I’m not trying to be a devil’s advocate here. I get why a lot of people feel that 30 days is too low, and a part of me feels that way too. But then I think about how there’s generally four principles that justify criminal punishment. Two have already been talked about in the post above (rehabilitation and deterrence), and the other two (incapacitation and retribution) were implicitly mentioned. Taking it point by point, it would seem that the two most salient justifications for a longer sentence fall into the retribution camp and the rehabilitation camp. It’s unlikely that Ravi will repeat his crime, so incapacitation is not needed. Deterrence… perhaps. But then we’re talking about deterring other people, and I think there’s a very small group of people out there who could be affected by it. People who aren’t so homophobic as to act without regard to consequences, and people who even pay attention to what happened here. That would unfortunately rule out most teenagers, I’d think.

      So then we’re left with retribution and rehabilitation. The interest of retribution is certainly served more by a longer jail sentence, but no matter how much time Ravi serves, Clementi isn’t coming back. As far as rehabilitation goes, I’d like to think he will reform more through community service (I wish a condition had been placed on the service that required it be performed at LGBT assistance organizations) than sitting in a prison cell. So the question becomes, do we want to reform Ravi, or just punish him?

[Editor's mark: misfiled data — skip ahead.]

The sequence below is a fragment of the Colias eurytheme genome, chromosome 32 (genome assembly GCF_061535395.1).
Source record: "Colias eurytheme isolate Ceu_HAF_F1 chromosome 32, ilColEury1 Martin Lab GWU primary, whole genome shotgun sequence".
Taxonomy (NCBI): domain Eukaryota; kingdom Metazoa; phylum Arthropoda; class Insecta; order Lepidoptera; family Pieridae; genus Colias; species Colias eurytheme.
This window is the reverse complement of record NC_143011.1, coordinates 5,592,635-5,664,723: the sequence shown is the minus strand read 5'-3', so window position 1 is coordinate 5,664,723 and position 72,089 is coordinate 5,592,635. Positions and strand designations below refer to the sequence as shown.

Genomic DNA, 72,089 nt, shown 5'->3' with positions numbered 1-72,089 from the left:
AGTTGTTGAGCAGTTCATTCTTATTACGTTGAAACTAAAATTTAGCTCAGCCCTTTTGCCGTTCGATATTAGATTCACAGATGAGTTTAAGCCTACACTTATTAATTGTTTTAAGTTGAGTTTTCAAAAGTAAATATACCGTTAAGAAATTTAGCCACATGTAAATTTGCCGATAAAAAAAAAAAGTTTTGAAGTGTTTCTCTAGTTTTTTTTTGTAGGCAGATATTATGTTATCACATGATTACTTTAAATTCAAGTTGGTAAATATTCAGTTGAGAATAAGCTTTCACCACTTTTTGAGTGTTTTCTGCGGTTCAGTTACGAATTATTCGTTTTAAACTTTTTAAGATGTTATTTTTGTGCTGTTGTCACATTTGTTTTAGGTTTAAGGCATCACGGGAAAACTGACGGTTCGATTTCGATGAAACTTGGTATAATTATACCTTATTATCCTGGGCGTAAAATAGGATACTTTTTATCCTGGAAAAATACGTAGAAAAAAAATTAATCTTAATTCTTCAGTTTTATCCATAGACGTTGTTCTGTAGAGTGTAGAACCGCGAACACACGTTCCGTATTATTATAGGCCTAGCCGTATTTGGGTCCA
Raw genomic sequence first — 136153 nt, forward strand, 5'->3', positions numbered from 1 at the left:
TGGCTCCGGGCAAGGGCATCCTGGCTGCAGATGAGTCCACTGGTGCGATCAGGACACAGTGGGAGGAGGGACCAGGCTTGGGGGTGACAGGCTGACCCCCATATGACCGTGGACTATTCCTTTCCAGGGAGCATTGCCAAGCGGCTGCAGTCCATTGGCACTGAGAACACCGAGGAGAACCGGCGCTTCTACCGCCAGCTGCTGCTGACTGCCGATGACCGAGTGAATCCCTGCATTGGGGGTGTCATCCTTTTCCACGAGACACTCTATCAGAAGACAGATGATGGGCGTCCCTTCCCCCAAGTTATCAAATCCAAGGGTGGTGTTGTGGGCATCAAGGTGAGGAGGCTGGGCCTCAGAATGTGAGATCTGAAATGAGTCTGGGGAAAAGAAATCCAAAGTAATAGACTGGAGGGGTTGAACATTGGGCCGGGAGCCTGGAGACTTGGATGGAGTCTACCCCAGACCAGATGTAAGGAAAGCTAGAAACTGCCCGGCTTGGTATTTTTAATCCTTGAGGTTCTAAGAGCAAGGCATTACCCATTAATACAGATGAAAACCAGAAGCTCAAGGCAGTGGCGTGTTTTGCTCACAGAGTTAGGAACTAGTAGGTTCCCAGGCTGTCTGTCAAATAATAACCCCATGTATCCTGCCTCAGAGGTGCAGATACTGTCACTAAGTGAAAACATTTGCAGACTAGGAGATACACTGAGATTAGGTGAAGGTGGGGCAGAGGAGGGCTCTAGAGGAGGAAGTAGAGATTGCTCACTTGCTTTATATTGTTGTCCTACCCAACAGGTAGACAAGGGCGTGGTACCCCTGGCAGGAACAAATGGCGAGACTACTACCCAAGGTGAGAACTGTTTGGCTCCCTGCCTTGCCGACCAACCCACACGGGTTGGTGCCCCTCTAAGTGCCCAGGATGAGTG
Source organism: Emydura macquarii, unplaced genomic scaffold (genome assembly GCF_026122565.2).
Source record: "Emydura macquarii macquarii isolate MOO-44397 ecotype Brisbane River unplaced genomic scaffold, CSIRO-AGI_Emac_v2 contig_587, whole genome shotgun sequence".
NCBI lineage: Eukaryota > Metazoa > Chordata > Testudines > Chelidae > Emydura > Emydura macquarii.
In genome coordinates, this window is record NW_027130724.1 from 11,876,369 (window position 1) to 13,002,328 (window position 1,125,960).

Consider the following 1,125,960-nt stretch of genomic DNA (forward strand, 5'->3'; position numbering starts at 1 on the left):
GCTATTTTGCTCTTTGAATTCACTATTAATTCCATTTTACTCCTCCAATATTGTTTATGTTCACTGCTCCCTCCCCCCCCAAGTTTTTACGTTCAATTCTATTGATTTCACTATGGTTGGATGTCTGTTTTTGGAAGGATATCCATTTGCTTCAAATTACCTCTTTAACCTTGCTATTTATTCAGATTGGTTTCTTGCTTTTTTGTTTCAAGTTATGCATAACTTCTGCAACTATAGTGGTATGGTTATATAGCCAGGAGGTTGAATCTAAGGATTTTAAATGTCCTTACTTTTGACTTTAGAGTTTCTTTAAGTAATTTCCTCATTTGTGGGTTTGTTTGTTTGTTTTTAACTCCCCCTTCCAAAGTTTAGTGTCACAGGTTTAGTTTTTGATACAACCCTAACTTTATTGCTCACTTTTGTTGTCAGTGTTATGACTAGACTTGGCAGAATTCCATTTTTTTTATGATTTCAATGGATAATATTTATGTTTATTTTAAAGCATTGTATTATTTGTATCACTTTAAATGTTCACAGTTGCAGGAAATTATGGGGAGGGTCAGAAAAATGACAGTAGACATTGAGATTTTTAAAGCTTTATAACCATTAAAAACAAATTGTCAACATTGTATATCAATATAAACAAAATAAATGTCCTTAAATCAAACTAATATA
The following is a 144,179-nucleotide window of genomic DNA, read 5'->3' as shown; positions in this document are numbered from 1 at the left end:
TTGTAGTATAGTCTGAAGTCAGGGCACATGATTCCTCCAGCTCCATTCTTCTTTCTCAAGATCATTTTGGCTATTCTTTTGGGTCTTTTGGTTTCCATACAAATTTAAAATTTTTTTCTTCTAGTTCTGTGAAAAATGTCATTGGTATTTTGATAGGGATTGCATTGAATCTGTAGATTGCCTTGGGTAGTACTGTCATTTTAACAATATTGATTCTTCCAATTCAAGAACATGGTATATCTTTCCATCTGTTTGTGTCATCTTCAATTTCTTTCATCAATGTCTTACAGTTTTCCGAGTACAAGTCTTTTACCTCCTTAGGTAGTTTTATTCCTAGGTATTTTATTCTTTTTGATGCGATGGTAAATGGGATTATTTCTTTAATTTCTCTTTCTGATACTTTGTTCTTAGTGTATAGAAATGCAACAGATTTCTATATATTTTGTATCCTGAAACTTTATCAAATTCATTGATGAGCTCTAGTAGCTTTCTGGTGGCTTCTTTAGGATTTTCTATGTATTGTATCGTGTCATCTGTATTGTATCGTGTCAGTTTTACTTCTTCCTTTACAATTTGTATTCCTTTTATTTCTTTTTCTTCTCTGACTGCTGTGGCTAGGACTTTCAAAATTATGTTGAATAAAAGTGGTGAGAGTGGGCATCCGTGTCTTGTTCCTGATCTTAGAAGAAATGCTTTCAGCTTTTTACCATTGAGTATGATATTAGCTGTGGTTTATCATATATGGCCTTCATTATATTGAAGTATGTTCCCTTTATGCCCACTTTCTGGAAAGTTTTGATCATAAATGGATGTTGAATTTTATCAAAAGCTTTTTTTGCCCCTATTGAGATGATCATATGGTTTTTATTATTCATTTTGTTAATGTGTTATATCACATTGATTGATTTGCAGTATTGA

• I think most of us would have been charged with evidence tampering, if that includes deleting texts and tweets… Even if I did something wrong and turned myself in, I imagine I would delete some electronic thoughts that make me look crazy. But maybe I’m evil and most people wouldn’t do that. Oh well. I don’t plan on committing crimes.